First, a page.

I saw nothing that needed any editing attention per se: your spelling and grammar all seem fine. My only criticism would be to watch out for cliche, like Forever I'll hold you in my heart . . . there might be a more original or striking way to express the same thing?

Also, in line one, you say that you 'lost all feeling', but in line two, you write about 'pain so bad' -- if you had lost all feeling, you wouldn't be aware of that pain! I didn't actually notice that until my second reading, because I know what you mean. The contradiction is still there, however, and I think it needs attention.

This is a poem that sounds most sincere and I think that lots of others would be able to 'relate' to it. It must have been cathartic to write!

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Review by Cappucine
Rated: 18+ | (4.5)
That was pretty hilarious but it doesn't answer my question: how does an egg-shaped creature get onto a wall in the first place? lol

This is just the right length for the type of story it is; it's a great 'fractured fairy tale' and I smile to think of HD now out of rehab and selling accident insurance . . .

Couple of little edit points:

I had fallen off the wall and broke my shell in several places.
I think you need to be consistent here and use the past perfect form in both parts of the sentence: = I had fallen off the wall and broken my shell . . .

all the kings horses and all the kings men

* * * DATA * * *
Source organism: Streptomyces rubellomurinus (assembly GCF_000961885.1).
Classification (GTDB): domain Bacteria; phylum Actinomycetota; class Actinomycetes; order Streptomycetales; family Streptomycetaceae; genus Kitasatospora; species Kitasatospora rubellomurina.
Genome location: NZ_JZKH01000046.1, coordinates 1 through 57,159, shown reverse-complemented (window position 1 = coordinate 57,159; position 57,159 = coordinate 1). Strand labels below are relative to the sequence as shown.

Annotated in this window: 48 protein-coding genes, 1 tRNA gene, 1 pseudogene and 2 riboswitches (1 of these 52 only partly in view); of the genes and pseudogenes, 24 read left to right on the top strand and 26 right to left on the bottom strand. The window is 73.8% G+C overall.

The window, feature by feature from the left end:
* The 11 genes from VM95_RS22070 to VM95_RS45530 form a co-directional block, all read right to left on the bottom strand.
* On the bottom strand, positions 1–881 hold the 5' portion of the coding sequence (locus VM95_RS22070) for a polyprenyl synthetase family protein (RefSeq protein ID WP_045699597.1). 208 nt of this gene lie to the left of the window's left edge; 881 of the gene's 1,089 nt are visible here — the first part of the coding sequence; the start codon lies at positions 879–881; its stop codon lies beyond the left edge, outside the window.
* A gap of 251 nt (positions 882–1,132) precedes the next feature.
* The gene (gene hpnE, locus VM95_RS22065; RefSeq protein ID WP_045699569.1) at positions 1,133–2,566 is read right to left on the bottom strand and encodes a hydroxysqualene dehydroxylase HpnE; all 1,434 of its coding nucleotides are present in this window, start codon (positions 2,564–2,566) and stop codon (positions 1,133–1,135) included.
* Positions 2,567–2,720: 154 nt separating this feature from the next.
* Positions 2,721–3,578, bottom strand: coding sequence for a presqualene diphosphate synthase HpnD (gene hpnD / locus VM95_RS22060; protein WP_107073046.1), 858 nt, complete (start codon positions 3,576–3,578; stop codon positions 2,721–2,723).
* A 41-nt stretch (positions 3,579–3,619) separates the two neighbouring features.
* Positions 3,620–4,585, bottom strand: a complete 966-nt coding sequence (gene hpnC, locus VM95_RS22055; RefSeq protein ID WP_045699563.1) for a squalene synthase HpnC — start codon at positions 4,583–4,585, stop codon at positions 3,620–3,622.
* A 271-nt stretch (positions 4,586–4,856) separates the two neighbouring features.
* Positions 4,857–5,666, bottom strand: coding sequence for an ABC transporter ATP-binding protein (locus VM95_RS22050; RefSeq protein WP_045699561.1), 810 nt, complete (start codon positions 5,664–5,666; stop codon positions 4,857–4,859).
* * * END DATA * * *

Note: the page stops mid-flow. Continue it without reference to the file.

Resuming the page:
You need some apostrophes of possession here: king's horses, king's men.

I was most distressed to read the fate of Little Boy Blue . . . *Bigsmile*

Write on and thanks for sharing!

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Review by Cappucine
Rated: ASR | (4.0)
I assume that this is fiction and not autobiography! This is quite an amusing piece, and given that it's anecdotal, it's just the right length.

Aunt Fred should change her name, lol.

In line two, you need to insert the word 'of' before 'Crenshaw's' -- you also need to remove the apostrophe from 'Crenshaw's', as it's just a plural, not a possessive case. --- 'a long line of Crenshaws.'

There's a place where you need to clean up your tenses. In the fourth paragraph, you suddenly move into present simple, while the rest of this piece has been mostly in past simple.

'My aunt wasn’t hurt in the accident, the Crenshaw’s don’t get hurt or even mad, we get our money’s worth.

This should read 'My aunt wasn't hurt in the accident, the Crenshaw's didn't get hurt or even mad, we got our money's worth.

Nice work, write on!

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Review of Letters  
Review by Cappucine
Rated: E | (4.5)
Beautiful diction, layout and line breaks here. I like the suggestion at the end of burning the letters, in either a literal or a metaphorical sense, but not taking back the actual words within the letters. You manage to convey strong feeling without insisting on it. I like this poem very much.


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Review of Query  
Review by Cappucine
Rated: E | (4.5)
A very intense poem, for its brevity and simplicity. This is full of longing, yearning, conveyed in your poem without clutter. It's basically a single sentence, phrased in a way that gives a sense of urgency to the rather gentle vocabulary you've used, with your descriptions of a caress, the rain, a blessed road. The presence of the *other*, the beloved, is strong simply through the opening and closing lines. Lovely work.